In theory, you could image a minority of the House GOP caucus supporting such a plan along with a strong majority of Democrats. But remember that John Boehner needs the support of most House Republicans to keep his job. I suppose it’s possible to imagine a sequence of events in which Boehner supports a Gang of Six-style Grand Bargain, it passes over the objection of most House Republicans, and then Boehner quickly discovers a burning desire to help humanity via a private sector job.

Barring such a scenario, I don’t see how this goes anywhere.

I agree with Chait, mostly. Much as I wish they would, I don’t see how House Republicans can row back from their opposition to any and all revenue increases. But this does not mean that the Gang of Six resurgence is unimportant.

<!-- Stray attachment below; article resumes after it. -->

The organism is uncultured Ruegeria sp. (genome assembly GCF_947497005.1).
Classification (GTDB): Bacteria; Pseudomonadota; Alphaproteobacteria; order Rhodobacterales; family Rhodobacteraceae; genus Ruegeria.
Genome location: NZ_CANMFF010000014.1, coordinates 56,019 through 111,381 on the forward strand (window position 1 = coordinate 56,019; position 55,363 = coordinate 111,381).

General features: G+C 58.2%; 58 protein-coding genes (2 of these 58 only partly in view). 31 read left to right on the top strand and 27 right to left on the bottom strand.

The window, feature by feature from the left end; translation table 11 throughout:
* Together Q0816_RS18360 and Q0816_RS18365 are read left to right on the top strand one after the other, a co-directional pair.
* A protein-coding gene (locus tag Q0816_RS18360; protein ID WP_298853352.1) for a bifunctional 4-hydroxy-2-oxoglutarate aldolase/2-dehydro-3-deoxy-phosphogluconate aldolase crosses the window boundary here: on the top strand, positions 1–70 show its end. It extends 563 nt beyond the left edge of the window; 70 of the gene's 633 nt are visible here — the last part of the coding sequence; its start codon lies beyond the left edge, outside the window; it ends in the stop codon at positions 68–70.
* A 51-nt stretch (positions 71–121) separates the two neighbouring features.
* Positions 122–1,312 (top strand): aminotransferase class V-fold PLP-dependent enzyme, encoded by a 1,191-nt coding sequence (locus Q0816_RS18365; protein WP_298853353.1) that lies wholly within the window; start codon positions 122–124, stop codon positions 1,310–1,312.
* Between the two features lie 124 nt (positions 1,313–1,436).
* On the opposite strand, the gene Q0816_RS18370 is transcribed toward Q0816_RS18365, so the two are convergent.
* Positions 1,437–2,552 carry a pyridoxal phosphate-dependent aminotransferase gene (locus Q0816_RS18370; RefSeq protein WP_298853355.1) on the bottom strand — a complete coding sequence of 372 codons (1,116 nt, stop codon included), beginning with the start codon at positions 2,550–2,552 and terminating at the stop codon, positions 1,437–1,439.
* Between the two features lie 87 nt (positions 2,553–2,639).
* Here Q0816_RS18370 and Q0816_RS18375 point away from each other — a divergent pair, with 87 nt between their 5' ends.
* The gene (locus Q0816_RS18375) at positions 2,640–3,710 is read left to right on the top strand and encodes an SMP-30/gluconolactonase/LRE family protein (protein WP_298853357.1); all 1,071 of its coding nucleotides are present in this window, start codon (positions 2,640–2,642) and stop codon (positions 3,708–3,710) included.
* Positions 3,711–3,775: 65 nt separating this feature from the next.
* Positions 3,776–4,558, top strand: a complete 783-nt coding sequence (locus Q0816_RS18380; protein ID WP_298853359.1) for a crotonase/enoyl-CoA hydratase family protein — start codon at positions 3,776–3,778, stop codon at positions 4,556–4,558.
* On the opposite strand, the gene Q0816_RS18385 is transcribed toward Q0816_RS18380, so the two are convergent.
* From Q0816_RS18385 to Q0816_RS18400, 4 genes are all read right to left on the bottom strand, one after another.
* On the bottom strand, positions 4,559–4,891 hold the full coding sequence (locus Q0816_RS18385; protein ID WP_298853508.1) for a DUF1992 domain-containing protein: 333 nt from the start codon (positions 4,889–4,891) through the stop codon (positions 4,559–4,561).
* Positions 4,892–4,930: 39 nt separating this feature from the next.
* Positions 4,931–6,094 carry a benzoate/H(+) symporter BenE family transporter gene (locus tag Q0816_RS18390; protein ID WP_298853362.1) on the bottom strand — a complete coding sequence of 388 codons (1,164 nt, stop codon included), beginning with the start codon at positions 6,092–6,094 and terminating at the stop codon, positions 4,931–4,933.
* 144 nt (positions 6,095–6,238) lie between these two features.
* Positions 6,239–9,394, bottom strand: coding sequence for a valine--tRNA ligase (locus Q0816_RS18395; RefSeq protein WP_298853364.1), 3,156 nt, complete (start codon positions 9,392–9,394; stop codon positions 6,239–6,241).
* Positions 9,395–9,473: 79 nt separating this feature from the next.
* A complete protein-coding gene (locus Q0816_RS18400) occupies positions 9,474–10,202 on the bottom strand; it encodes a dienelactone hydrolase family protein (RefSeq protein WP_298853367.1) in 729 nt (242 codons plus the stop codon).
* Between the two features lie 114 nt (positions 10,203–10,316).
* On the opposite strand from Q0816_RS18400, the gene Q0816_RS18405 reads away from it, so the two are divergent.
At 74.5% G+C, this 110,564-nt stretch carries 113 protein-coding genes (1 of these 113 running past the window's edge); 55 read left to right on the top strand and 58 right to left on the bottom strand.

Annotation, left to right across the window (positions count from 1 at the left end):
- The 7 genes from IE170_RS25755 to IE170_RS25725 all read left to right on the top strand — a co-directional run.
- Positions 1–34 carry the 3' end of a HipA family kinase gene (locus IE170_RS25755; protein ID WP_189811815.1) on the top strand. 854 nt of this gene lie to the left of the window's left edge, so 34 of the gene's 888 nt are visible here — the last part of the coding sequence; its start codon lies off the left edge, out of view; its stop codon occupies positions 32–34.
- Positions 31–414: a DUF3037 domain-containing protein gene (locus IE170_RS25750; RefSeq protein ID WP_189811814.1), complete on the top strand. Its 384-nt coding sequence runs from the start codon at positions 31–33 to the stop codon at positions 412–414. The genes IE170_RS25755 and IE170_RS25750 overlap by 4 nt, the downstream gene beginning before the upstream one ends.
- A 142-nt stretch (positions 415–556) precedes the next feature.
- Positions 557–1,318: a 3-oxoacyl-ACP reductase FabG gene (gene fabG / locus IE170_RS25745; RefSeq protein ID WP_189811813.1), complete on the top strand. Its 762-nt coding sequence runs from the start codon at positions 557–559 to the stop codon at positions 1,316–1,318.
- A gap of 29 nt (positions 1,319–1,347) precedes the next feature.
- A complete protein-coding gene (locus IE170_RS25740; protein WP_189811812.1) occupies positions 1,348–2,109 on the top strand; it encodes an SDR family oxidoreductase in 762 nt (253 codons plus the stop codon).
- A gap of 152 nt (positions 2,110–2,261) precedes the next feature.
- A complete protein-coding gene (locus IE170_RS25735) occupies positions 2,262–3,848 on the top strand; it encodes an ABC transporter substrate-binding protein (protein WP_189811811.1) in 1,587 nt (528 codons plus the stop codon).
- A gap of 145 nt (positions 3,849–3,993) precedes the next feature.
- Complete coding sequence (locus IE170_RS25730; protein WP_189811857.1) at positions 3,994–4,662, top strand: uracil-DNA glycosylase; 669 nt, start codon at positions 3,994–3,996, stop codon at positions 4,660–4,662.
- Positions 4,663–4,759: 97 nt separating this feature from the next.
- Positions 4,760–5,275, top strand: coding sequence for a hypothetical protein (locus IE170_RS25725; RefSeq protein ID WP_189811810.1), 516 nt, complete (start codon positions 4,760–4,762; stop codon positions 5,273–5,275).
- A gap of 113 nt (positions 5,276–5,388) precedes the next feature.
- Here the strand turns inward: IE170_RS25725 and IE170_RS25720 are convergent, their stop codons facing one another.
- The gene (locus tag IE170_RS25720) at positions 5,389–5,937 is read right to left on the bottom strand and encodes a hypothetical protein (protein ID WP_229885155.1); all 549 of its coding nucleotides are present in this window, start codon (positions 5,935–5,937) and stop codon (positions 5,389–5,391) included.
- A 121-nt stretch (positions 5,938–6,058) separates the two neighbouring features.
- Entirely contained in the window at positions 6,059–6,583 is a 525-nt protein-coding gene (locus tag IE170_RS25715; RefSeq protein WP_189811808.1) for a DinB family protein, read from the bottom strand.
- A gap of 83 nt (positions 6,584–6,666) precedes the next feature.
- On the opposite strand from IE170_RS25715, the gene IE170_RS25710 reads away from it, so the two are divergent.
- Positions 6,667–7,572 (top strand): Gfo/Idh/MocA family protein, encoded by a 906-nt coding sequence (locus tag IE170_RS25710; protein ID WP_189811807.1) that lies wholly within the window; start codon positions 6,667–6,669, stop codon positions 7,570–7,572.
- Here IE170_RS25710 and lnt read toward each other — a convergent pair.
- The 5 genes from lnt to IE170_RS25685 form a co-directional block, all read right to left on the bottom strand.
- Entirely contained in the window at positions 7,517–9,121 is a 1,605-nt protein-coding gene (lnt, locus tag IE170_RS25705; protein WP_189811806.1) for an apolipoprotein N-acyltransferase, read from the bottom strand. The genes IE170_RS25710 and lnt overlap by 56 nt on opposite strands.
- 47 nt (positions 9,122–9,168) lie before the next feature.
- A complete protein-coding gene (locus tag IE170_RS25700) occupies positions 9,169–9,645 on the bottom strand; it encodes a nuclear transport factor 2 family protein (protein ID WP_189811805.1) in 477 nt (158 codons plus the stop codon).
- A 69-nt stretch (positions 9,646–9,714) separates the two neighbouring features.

Its real significance–and the reason why Obama supported the new initiative so strongly (without knowing much about what it actually says)–is that it increases the risk to the House Republicans of refusing to agree to any deal. With an authoritative bipartisan proposal back in play, rejecting any and all compromise is a little harder to sustain: the House GOP looks even less reasonable and even more isolated. The political pressure on them to accede to a McConnell-like outcome (which calls for no increase in revenues) thus increases.

In other words, the (apparent) revival of the grand bargain improves the (actual) chances for a small bargain.